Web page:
Most of us know that

But what about ?

The worked solution I've seen is quite confusing.

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- Apr 18th 2010, 09:23 PMRandom Variableanother challenging integral
Most of us know that

But what about ?

The worked solution I've seen is quite confusing. - Apr 18th 2010, 10:03 PMPulock2009by parts integration
- Apr 19th 2010, 02:20 AMRandom Variable
- Apr 19th 2010, 02:45 AMsimplependulumOpinion
I convert this integral to another (unknown) one , not sure if it is useful .

I consider the integral

Since and

I find that

It is still an unknown integral but I can represent it by infinite series .

I am curious if this integral can be expressed by somthing ... - Apr 19th 2010, 03:46 AMRandom Variable
You end up finding the value of both integrals.

Let

and

You should find that

and (I'm a bit confused by this part.)

and then just solve simultaneously for and - Apr 19th 2010, 04:49 AMsimplependulum
I got it !

I first introduce two lemmas :

The proofs are left to you , they should be easy . Note that the first one might be proved using Fourier Analysis, I think .

Use

For single-valued function , we have

So we have ,

Sub for the second integral ,

Consider the integral

Sub. in the second one , we can see that the integral equals to :

Also from my previous post , we obtain ( use your symbols )

Summation gives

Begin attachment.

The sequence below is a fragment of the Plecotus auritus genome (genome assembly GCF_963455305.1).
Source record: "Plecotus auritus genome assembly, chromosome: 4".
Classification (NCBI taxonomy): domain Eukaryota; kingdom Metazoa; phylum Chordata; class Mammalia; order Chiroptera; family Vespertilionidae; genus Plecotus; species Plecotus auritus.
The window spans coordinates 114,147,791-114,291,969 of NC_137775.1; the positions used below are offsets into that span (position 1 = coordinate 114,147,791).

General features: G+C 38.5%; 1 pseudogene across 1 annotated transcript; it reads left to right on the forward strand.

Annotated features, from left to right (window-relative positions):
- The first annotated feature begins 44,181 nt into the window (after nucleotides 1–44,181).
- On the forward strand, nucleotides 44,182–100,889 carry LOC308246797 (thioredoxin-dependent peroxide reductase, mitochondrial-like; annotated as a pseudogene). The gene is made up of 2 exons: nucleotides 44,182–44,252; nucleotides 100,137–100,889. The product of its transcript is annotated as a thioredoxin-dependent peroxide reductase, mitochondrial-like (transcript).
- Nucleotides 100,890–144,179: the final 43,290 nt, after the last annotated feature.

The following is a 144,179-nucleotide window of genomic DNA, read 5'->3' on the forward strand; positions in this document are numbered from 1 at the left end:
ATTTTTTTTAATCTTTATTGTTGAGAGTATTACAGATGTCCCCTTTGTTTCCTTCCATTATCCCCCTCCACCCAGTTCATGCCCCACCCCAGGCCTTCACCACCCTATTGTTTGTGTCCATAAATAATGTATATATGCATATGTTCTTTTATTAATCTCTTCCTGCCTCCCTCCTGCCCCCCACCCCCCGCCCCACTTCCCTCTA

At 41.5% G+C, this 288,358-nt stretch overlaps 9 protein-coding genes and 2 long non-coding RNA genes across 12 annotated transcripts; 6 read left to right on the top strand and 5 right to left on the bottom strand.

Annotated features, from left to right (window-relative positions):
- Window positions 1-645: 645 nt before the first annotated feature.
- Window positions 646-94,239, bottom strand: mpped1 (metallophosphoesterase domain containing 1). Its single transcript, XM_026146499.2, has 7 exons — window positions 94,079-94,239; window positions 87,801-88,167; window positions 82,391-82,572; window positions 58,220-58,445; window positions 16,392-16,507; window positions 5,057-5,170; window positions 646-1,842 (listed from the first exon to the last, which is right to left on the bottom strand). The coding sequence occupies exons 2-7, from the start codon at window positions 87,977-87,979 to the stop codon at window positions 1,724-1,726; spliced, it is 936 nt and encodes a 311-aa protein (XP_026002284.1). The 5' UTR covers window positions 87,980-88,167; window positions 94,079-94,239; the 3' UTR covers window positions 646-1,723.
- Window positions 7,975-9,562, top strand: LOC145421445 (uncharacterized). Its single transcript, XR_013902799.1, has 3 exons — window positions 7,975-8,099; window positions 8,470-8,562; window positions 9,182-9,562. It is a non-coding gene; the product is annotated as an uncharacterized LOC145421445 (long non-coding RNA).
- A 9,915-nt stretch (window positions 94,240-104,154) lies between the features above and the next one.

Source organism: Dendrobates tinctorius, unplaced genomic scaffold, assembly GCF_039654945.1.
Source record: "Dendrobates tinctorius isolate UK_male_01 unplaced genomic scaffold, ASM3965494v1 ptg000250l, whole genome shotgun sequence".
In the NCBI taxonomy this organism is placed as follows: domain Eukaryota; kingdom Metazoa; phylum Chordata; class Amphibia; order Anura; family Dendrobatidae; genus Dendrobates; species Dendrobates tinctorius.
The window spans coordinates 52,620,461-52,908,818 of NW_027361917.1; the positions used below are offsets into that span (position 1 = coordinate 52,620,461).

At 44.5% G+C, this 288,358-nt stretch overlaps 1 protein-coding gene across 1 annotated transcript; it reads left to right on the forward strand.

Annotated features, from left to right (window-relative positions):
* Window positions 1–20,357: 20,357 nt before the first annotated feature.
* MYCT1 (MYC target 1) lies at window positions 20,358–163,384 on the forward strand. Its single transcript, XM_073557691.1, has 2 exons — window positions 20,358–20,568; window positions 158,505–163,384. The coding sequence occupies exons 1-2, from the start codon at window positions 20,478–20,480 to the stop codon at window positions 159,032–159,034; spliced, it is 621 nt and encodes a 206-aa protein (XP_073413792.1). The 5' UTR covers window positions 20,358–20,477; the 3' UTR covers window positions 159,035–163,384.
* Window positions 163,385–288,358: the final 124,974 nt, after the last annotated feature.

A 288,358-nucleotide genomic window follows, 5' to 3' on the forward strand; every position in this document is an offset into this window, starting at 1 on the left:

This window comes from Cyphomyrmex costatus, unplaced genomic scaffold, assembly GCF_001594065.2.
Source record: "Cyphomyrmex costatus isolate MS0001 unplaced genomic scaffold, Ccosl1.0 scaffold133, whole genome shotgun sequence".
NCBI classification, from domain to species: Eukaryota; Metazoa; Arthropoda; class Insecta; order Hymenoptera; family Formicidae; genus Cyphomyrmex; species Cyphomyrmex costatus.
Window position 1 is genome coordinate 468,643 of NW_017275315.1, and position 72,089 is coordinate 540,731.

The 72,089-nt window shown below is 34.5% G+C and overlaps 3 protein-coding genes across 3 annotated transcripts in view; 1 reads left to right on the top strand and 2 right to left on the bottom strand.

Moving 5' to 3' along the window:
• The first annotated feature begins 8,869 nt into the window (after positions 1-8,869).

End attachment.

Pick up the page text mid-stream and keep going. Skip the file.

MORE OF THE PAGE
We also obtain a by-product

Just after the last line , I thought can we generalize the integral , power up to n ? I really want to go through it but i won't have much time since i am busy on my school examination (Crying) . - Apr 19th 2010, 08:24 AMRandom Variable
Thanks. They just stated that without any explanation. The overall proof that they give is slightly different than yours, but not different enough to state it here.

Anyways, you can prove by doing the following:

(let )

( let )

- Apr 19th 2010, 08:34 AMRandom Variable
I can't think of the the appropriate Fourier series for the first lemma.

- Apr 19th 2010, 01:53 PMRandom Variable
I found a proof, but it's a bit convoluted.

The Fourier series of on is

now integrate both sides from 0 to x

so

now let

then - Apr 19th 2010, 10:30 PMsimplependulum

The proof by expanding Fourier series I think is too general and a bit boring , also hard to memorize . I know Euler gave a general but not boring method to solve this kind of series but i forgot it ( it is hard to memorize too (Happy) ) . Once i find out the method , i post it here immediately , i think we may find it inspiring . - Apr 20th 2010, 12:10 AMRandom Variable
If you're still looking for , Maple gives the following results: